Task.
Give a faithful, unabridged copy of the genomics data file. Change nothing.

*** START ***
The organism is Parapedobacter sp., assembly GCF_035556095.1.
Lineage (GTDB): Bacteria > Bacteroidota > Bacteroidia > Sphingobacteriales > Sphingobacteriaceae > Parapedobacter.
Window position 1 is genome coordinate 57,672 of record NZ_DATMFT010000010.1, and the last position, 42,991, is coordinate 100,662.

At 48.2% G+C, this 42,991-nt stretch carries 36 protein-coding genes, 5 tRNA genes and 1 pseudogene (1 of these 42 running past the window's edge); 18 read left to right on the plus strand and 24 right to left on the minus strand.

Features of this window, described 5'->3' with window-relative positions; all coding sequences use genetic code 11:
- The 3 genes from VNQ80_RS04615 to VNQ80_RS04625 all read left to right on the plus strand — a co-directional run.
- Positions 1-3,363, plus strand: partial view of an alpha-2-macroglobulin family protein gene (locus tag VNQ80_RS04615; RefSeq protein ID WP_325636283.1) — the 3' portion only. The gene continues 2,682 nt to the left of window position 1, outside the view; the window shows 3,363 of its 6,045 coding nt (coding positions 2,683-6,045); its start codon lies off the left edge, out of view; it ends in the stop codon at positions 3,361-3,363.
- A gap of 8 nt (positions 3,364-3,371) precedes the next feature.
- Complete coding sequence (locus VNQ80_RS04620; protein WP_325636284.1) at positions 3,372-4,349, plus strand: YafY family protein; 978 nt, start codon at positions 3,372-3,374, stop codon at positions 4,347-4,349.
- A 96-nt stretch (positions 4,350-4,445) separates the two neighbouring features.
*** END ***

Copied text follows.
The organism is Parapedobacter sp., assembly GCF_035556095.1.
Lineage (GTDB): Bacteria > Bacteroidota > Bacteroidia > Sphingobacteriales > Sphingobacteriaceae > Parapedobacter.
Window position 1 is genome coordinate 57,672 of record NZ_DATMFT010000010.1, and the last position, 42,991, is coordinate 100,662.

At 48.2% G+C, this 42,991-nt stretch carries 36 protein-coding genes, 5 tRNA genes and 1 pseudogene (1 of these 42 running past the window's edge); 18 read left to right on the plus strand and 24 right to left on the minus strand.

Features of this window, described 5'->3' with window-relative positions; all coding sequences use genetic code 11:
- The 3 genes from VNQ80_RS04615 to VNQ80_RS04625 all read left to right on the plus strand — a co-directional run.
- Positions 1-3,363, plus strand: partial view of an alpha-2-macroglobulin family protein gene (locus tag VNQ80_RS04615; RefSeq protein ID WP_325636283.1) — the 3' portion only. The gene continues 2,682 nt to the left of window position 1, outside the view; the window shows 3,363 of its 6,045 coding nt (coding positions 2,683-6,045); its start codon lies off the left edge, out of view; it ends in the stop codon at positions 3,361-3,363.
- A gap of 8 nt (positions 3,364-3,371) precedes the next feature.
- Complete coding sequence (locus VNQ80_RS04620; protein WP_325636284.1) at positions 3,372-4,349, plus strand: YafY family protein; 978 nt, start codon at positions 3,372-3,374, stop codon at positions 4,347-4,349.
- A 96-nt stretch (positions 4,350-4,445) separates the two neighbouring features.